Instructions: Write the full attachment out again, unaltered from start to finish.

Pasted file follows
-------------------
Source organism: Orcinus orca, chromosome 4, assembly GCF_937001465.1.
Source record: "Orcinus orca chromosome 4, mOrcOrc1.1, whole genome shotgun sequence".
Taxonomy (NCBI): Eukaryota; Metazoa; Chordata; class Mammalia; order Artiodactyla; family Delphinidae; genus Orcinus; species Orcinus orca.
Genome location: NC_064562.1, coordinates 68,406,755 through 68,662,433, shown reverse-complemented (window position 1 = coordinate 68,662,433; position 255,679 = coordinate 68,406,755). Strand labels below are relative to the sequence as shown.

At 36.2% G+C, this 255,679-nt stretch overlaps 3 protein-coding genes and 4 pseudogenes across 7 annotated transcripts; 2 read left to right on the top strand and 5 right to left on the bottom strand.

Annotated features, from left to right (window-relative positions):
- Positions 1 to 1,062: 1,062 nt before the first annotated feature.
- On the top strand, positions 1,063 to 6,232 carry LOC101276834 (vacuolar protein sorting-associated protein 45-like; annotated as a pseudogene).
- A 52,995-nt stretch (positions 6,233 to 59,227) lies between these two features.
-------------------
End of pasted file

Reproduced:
Source organism: Orcinus orca, chromosome 4, assembly GCF_937001465.1.
Source record: "Orcinus orca chromosome 4, mOrcOrc1.1, whole genome shotgun sequence".
Taxonomy (NCBI): Eukaryota; Metazoa; Chordata; class Mammalia; order Artiodactyla; family Delphinidae; genus Orcinus; species Orcinus orca.
Genome location: NC_064562.1, coordinates 68,406,755 through 68,662,433, shown reverse-complemented (window position 1 = coordinate 68,662,433; position 255,679 = coordinate 68,406,755). Strand labels below are relative to the sequence as shown.

At 36.2% G+C, this 255,679-nt stretch overlaps 3 protein-coding genes and 4 pseudogenes across 7 annotated transcripts; 2 read left to right on the top strand and 5 right to left on the bottom strand.

Annotated features, from left to right (window-relative positions):
- Positions 1 to 1,062: 1,062 nt before the first annotated feature.
- On the top strand, positions 1,063 to 6,232 carry LOC101276834 (vacuolar protein sorting-associated protein 45-like; annotated as a pseudogene).
- A 52,995-nt stretch (positions 6,233 to 59,227) lies between these two features.